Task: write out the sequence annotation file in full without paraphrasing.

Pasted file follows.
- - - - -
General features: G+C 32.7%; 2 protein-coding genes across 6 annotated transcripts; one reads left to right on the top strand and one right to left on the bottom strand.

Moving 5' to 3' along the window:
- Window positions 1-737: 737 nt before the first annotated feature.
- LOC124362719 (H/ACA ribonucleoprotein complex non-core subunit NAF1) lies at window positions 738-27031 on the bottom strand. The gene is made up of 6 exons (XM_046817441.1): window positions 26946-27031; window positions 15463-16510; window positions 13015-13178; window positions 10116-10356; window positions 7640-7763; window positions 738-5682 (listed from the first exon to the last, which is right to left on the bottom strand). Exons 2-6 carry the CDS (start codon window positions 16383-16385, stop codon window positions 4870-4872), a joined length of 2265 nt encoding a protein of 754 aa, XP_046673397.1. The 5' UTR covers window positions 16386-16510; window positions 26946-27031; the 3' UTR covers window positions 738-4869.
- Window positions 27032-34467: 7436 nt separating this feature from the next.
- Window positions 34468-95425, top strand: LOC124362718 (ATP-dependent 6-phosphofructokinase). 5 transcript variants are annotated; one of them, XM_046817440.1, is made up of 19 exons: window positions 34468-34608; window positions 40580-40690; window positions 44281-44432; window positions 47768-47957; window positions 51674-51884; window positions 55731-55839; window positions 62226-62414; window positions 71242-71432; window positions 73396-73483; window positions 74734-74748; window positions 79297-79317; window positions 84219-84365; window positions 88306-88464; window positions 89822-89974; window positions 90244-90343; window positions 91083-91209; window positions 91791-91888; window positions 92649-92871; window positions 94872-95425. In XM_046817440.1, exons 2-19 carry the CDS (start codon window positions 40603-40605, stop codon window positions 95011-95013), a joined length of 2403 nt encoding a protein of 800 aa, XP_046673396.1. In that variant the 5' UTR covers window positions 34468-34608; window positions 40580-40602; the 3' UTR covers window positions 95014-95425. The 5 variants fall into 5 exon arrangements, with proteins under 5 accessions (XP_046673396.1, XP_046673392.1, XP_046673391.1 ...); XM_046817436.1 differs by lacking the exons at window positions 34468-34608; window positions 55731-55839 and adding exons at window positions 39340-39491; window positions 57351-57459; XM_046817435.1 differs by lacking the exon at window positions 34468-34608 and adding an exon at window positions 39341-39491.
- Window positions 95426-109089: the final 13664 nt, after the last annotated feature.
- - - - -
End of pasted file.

General features: G+C 32.7%; 2 protein-coding genes across 6 annotated transcripts; one reads left to right on the top strand and one right to left on the bottom strand.

Moving 5' to 3' along the window:
- Window positions 1-737: 737 nt before the first annotated feature.
- LOC124362719 (H/ACA ribonucleoprotein complex non-core subunit NAF1) lies at window positions 738-27031 on the bottom strand. The gene is made up of 6 exons (XM_046817441.1): window positions 26946-27031; window positions 15463-16510; window positions 13015-13178; window positions 10116-10356; window positions 7640-7763; window positions 738-5682 (listed from the first exon to the last, which is right to left on the bottom strand). Exons 2-6 carry the CDS (start codon window positions 16383-16385, stop codon window positions 4870-4872), a joined length of 2265 nt encoding a protein of 754 aa, XP_046673397.1. The 5' UTR covers window positions 16386-16510; window positions 26946-27031; the 3' UTR covers window positions 738-4869.
- Window positions 27032-34467: 7436 nt separating this feature from the next.
- Window positions 34468-95425, top strand: LOC124362718 (ATP-dependent 6-phosphofructokinase). 5 transcript variants are annotated; one of them, XM_046817440.1, is made up of 19 exons: window positions 34468-34608; window positions 40580-40690; window positions 44281-44432; window positions 47768-47957; window positions 51674-51884; window positions 55731-55839; window positions 62226-62414; window positions 71242-71432; window positions 73396-73483; window positions 74734-74748; window positions 79297-79317; window positions 84219-84365; window positions 88306-88464; window positions 89822-89974; window positions 90244-90343; window positions 91083-91209; window positions 91791-91888; window positions 92649-92871; window positions 94872-95425. In XM_046817440.1, exons 2-19 carry the CDS (start codon window positions 40603-40605, stop codon window positions 95011-95013), a joined length of 2403 nt encoding a protein of 800 aa, XP_046673396.1. In that variant the 5' UTR covers window positions 34468-34608; window positions 40580-40602; the 3' UTR covers window positions 95014-95425. The 5 variants fall into 5 exon arrangements, with proteins under 5 accessions (XP_046673396.1, XP_046673392.1, XP_046673391.1 ...); XM_046817436.1 differs by lacking the exons at window positions 34468-34608; window positions 55731-55839 and adding exons at window positions 39340-39491; window positions 57351-57459; XM_046817435.1 differs by lacking the exon at window positions 34468-34608 and adding an exon at window positions 39341-39491.
- Window positions 95426-109089: the final 13664 nt, after the last annotated feature.